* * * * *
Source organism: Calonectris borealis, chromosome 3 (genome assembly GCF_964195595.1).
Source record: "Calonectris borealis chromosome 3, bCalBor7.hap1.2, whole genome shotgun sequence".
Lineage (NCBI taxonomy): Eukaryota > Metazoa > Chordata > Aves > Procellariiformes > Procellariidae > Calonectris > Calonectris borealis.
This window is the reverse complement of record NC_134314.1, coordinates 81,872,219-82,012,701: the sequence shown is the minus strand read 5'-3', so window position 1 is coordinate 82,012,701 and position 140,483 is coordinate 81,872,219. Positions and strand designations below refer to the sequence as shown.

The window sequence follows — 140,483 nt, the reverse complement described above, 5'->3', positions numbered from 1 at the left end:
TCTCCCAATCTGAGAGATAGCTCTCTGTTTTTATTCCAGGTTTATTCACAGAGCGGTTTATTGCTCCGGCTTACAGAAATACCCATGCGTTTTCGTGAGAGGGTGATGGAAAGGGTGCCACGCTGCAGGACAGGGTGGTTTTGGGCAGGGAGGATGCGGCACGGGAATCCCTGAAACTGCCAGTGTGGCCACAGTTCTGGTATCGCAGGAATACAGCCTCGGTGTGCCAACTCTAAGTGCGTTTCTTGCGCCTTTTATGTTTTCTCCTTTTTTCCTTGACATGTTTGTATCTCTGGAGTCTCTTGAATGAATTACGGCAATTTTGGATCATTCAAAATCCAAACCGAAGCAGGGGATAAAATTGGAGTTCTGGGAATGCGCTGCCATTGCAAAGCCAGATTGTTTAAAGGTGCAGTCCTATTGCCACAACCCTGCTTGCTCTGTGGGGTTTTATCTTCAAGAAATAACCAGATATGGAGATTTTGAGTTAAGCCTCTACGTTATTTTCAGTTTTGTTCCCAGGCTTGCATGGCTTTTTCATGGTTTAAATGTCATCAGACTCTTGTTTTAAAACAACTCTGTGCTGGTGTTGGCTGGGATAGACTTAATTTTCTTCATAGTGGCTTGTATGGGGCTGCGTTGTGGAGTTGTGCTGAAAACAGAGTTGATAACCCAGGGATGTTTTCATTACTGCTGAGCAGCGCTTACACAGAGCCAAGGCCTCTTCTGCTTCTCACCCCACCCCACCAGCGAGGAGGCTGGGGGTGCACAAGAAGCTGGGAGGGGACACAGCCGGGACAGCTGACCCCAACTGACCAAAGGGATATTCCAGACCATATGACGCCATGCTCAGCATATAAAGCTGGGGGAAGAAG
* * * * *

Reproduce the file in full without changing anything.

Source organism: Calonectris borealis, chromosome 3 (genome assembly GCF_964195595.1).
Source record: "Calonectris borealis chromosome 3, bCalBor7.hap1.2, whole genome shotgun sequence".
Lineage (NCBI taxonomy): Eukaryota > Metazoa > Chordata > Aves > Procellariiformes > Procellariidae > Calonectris > Calonectris borealis.
This window is the reverse complement of record NC_134314.1, coordinates 81,872,219-82,012,701: the sequence shown is the minus strand read 5'-3', so window position 1 is coordinate 82,012,701 and position 140,483 is coordinate 81,872,219. Positions and strand designations below refer to the sequence as shown.

The window sequence follows — 140,483 nt, the reverse complement described above, 5'->3', positions numbered from 1 at the left end:
TCTCCCAATCTGAGAGATAGCTCTCTGTTTTTATTCCAGGTTTATTCACAGAGCGGTTTATTGCTCCGGCTTACAGAAATACCCATGCGTTTTCGTGAGAGGGTGATGGAAAGGGTGCCACGCTGCAGGACAGGGTGGTTTTGGGCAGGGAGGATGCGGCACGGGAATCCCTGAAACTGCCAGTGTGGCCACAGTTCTGGTATCGCAGGAATACAGCCTCGGTGTGCCAACTCTAAGTGCGTTTCTTGCGCCTTTTATGTTTTCTCCTTTTTTCCTTGACATGTTTGTATCTCTGGAGTCTCTTGAATGAATTACGGCAATTTTGGATCATTCAAAATCCAAACCGAAGCAGGGGATAAAATTGGAGTTCTGGGAATGCGCTGCCATTGCAAAGCCAGATTGTTTAAAGGTGCAGTCCTATTGCCACAACCCTGCTTGCTCTGTGGGGTTTTATCTTCAAGAAATAACCAGATATGGAGATTTTGAGTTAAGCCTCTACGTTATTTTCAGTTTTGTTCCCAGGCTTGCATGGCTTTTTCATGGTTTAAATGTCATCAGACTCTTGTTTTAAAACAACTCTGTGCTGGTGTTGGCTGGGATAGACTTAATTTTCTTCATAGTGGCTTGTATGGGGCTGCGTTGTGGAGTTGTGCTGAAAACAGAGTTGATAACCCAGGGATGTTTTCATTACTGCTGAGCAGCGCTTACACAGAGCCAAGGCCTCTTCTGCTTCTCACCCCACCCCACCAGCGAGGAGGCTGGGGGTGCACAAGAAGCTGGGAGGGGACACAGCCGGGACAGCTGACCCCAACTGACCAAAGGGATATTCCAGACCATATGACGCCATGCTCAGCATATAAAGCTGGGGGAAGAAG